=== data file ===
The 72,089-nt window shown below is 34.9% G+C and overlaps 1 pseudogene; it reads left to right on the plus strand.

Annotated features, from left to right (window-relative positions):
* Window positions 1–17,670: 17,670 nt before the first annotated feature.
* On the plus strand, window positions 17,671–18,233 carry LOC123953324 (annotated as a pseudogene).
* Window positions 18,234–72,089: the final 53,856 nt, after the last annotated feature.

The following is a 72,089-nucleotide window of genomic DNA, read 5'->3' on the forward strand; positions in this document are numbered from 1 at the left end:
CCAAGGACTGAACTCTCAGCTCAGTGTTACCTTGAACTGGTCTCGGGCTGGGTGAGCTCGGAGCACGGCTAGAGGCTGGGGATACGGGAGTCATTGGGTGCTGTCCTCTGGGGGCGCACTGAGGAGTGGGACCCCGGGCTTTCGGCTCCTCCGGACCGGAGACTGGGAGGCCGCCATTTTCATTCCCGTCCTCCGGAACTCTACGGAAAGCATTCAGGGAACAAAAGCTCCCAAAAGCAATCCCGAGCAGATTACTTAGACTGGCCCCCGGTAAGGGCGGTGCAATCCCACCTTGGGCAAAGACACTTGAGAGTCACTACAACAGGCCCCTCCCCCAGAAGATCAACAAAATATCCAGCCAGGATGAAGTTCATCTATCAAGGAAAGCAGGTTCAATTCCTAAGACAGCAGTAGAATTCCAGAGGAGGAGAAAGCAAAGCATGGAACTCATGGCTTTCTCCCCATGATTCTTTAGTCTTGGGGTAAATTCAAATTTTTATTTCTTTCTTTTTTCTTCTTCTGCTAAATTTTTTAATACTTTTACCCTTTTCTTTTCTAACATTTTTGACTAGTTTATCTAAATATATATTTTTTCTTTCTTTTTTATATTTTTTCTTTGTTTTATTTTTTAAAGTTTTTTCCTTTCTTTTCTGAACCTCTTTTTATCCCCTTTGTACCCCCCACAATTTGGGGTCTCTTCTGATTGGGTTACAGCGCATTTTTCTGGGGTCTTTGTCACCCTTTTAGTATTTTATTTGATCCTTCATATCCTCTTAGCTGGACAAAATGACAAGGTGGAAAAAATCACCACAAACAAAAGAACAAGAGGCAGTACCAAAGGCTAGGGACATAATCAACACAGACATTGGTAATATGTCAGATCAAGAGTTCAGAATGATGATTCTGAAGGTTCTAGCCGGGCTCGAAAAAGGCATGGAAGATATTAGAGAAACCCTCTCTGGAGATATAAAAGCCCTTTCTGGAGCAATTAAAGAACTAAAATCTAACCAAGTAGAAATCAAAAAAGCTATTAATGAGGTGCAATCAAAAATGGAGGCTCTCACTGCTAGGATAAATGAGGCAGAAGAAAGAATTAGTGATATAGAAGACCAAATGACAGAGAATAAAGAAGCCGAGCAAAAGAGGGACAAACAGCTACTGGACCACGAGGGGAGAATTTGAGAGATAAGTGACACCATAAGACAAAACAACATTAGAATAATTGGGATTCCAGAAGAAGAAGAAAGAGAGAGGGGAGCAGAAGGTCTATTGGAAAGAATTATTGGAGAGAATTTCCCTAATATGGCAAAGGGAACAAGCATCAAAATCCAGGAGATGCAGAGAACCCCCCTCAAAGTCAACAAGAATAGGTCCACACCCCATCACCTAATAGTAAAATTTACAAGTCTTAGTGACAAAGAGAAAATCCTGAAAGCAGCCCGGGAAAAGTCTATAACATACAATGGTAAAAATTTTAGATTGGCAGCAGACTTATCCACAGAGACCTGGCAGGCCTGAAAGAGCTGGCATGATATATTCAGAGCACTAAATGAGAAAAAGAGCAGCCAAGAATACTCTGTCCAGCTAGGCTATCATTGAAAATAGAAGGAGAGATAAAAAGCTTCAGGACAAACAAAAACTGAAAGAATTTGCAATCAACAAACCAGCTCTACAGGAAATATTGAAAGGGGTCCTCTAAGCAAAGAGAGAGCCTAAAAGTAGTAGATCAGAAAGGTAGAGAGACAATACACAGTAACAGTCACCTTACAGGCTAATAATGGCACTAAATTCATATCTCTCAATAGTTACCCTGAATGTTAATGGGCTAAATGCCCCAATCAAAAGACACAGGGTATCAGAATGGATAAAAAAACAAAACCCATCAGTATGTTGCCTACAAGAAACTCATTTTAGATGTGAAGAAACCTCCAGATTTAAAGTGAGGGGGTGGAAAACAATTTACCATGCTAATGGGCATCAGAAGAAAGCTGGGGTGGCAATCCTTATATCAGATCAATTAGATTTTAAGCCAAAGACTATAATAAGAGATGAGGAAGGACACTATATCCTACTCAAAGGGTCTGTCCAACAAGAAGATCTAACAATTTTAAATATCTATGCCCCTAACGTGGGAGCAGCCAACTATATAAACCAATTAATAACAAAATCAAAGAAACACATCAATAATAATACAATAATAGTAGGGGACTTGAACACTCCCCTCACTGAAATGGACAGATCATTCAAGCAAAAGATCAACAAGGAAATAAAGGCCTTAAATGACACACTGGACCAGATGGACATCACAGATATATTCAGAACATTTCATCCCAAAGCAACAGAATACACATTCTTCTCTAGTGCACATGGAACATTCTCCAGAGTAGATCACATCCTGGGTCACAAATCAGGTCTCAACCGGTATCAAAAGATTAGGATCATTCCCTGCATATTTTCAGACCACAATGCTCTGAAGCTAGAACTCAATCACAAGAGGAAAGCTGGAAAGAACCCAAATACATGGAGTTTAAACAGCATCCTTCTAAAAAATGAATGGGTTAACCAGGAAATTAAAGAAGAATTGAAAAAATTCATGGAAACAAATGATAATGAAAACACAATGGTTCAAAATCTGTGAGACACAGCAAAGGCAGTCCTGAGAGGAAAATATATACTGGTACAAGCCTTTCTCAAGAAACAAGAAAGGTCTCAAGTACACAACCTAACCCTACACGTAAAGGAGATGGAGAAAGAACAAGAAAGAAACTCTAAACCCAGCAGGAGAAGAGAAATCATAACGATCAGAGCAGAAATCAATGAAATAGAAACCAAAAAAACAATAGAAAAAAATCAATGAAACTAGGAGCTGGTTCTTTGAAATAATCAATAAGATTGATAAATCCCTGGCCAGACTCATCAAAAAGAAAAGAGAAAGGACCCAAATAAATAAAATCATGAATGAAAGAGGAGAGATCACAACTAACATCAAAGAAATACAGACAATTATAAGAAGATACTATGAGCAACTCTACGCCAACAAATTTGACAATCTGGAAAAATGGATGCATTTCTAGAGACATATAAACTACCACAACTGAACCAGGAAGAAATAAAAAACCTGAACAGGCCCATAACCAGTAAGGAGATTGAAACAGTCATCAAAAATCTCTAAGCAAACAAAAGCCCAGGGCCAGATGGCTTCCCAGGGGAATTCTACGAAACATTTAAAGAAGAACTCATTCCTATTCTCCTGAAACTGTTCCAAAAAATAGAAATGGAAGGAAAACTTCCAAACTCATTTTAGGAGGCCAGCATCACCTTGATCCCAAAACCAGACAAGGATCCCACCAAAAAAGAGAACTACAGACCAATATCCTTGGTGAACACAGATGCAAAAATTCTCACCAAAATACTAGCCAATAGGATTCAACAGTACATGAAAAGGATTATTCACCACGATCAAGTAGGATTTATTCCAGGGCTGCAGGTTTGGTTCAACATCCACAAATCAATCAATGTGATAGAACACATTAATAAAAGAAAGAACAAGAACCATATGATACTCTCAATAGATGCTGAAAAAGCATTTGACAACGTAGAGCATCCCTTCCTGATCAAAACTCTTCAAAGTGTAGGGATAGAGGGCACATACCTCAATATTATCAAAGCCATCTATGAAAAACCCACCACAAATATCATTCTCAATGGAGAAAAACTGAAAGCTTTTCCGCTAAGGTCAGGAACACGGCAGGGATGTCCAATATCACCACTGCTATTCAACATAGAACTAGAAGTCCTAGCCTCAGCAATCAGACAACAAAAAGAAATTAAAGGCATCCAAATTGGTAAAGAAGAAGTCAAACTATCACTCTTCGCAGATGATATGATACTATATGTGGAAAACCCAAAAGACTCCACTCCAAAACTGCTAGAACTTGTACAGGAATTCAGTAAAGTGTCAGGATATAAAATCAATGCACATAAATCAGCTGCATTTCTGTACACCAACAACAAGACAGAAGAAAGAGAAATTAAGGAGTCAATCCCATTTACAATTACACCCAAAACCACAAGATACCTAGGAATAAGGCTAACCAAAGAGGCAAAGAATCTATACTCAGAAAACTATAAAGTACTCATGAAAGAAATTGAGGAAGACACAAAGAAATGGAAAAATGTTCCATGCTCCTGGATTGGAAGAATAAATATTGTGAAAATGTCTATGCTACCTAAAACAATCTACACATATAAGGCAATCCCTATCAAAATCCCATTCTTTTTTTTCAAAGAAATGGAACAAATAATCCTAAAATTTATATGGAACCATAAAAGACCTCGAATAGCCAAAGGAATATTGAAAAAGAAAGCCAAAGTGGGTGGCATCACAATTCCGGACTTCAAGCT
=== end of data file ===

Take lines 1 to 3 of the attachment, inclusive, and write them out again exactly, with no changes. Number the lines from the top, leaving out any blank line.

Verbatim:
The 72,089-nt window shown below is 34.9% G+C and overlaps 1 pseudogene; it reads left to right on the plus strand.

Annotated features, from left to right (window-relative positions):
* Window positions 1–17,670: 17,670 nt before the first annotated feature.